Aquaculture North America

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From the Editor: Culture Change


Aquaculture North America May/June 2021 (Cover photo: Caroline J. Phillips)

After the death of George Floyd in May 2020, the query “how to promote diversity and inclusion in the workplace” began its remarkable ascent on Google Trends, the analytics website that explores global reactions to major events.

This increased interest in workplace diversity is the same motivation behind Minorities in Aquaculture, a U.S. nonprofit that was formed last year in the wake of several race-based incidents in the United States. It aims, among other things, to pave the way for more women of colour to join our industry. 

The lack of data on the participation of minority populations in aquaculture is telling. Minorities in Aquaculture founder Imani Black, who graces our cover, hopes to change that (as does the United States Aquaculture Society, which is currently conducting a diversity survey among its members). 

Black, a faculty research assistant at the University of Maryland’s Horn Point Laboratory, wants “diversity” and  “inclusion”  to be more than just buzzwords. “I want them to be real in action,” she says in our story on page 10.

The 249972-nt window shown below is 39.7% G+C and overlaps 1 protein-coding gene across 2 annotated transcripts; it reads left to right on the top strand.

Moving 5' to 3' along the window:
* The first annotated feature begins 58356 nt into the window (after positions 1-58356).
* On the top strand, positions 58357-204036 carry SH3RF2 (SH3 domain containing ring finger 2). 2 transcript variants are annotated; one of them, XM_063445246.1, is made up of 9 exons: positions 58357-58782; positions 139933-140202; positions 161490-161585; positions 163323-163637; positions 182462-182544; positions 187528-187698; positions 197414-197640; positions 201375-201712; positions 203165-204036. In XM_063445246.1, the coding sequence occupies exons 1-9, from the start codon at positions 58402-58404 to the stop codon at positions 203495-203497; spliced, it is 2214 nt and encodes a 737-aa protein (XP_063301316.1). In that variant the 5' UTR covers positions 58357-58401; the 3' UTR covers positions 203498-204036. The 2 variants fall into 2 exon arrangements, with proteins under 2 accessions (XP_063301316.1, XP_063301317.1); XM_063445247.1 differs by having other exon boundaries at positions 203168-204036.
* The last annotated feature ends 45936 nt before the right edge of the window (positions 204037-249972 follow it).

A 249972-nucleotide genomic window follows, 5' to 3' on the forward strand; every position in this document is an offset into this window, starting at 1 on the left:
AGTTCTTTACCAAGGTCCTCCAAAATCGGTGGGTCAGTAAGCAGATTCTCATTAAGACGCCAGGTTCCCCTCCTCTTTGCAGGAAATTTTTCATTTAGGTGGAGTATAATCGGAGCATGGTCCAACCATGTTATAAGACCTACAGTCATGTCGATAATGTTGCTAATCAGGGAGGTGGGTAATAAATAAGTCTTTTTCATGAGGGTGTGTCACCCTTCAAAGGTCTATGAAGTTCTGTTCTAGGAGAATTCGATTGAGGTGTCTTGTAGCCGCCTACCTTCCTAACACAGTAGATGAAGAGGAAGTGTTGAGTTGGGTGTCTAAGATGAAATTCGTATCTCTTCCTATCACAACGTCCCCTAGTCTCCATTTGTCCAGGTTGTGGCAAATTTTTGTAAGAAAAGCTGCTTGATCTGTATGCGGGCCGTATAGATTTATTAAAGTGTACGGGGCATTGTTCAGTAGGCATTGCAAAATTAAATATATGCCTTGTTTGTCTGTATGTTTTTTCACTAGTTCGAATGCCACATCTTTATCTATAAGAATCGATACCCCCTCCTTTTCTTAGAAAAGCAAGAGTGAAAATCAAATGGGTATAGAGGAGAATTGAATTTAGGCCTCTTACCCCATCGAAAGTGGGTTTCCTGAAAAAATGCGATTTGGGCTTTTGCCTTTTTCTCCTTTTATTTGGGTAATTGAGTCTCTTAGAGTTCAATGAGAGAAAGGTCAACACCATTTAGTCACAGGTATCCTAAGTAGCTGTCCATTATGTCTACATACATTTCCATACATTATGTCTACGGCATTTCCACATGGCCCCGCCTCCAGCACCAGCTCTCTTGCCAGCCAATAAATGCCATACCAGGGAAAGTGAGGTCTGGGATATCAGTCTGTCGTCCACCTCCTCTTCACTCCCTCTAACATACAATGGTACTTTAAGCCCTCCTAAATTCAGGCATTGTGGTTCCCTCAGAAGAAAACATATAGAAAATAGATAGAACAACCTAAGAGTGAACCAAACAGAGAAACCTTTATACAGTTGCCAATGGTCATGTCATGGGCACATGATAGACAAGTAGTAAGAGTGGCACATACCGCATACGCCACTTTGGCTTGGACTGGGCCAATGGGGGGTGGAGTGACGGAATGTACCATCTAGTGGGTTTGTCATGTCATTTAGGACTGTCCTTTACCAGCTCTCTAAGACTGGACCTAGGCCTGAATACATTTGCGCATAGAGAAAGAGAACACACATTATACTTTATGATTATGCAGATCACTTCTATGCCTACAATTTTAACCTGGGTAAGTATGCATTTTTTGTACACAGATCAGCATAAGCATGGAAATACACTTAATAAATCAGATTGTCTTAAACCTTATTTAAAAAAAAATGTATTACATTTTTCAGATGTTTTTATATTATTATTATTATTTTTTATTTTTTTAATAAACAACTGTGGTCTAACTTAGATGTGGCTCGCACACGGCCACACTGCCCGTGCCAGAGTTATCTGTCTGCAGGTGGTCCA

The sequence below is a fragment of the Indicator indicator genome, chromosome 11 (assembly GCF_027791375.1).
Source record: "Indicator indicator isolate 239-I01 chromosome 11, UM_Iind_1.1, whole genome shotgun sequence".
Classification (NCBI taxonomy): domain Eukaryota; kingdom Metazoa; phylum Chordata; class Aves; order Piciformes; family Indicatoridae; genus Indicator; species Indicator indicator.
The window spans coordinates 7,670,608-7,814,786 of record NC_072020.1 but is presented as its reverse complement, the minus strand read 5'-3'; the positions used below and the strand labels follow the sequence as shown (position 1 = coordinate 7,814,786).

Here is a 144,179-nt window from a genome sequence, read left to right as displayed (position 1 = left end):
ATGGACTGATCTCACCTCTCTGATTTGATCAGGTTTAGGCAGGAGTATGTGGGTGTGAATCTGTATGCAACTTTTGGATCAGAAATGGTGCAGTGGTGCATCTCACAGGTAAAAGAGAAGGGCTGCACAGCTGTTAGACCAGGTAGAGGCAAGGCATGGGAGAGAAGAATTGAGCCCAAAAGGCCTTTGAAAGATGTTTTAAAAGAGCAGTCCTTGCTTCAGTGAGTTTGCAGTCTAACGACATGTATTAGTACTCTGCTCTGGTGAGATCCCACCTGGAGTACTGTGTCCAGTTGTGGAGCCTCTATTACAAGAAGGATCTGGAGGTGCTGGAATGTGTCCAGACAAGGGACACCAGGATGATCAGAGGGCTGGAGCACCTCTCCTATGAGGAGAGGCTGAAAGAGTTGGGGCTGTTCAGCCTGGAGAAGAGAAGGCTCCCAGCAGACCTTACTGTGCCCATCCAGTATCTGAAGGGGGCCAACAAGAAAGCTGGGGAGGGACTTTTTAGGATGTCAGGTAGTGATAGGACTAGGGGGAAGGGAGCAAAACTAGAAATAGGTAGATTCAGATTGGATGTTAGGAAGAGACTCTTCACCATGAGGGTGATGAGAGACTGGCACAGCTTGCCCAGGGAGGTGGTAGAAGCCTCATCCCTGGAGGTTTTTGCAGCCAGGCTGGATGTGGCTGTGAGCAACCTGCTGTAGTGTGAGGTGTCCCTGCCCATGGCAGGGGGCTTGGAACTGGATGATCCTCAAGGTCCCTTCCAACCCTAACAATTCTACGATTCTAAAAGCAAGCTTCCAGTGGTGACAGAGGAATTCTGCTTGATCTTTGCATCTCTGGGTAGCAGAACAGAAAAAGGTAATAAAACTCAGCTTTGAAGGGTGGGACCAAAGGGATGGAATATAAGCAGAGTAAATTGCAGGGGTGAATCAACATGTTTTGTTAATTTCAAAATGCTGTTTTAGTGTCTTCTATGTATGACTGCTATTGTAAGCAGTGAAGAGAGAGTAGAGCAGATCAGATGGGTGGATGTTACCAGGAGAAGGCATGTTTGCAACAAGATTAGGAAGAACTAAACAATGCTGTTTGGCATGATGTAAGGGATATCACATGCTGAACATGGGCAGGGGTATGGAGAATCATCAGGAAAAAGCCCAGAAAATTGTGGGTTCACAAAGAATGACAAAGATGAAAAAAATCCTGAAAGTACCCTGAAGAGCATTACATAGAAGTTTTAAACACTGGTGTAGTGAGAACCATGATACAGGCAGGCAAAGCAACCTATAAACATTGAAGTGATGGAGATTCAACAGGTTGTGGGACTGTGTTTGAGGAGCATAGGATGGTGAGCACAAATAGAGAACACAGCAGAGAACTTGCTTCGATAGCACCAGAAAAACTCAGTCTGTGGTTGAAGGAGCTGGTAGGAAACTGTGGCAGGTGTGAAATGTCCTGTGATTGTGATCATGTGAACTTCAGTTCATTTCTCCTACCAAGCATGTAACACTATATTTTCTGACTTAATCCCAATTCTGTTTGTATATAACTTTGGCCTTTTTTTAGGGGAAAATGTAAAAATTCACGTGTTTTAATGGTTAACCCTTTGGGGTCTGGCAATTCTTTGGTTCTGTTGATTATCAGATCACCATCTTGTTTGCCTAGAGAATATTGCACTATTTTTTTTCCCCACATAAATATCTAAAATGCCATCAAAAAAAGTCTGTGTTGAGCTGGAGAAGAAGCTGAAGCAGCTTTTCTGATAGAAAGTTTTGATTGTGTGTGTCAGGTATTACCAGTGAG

Anecdotal evidence shows that change is also happening in Canadian aquaculture. In 2018, the government of Prince Edward Island conducted a survey examining barriers to further female inclusion in the aquaculture, agriculture, and fisheries sectors. In British Columbia, salmon farming companies are implementing policies to create more leadership roles for women, says our report. 

Will this last? I sure hope so. In a time where cancel culture is fiercely at play, it’s easy for anyone with a smart phone to criticize. But if industry players commit to inclusion and diversity initiatives not out of fear of being called out, but because it is the right thing to do, we’ll all be better off.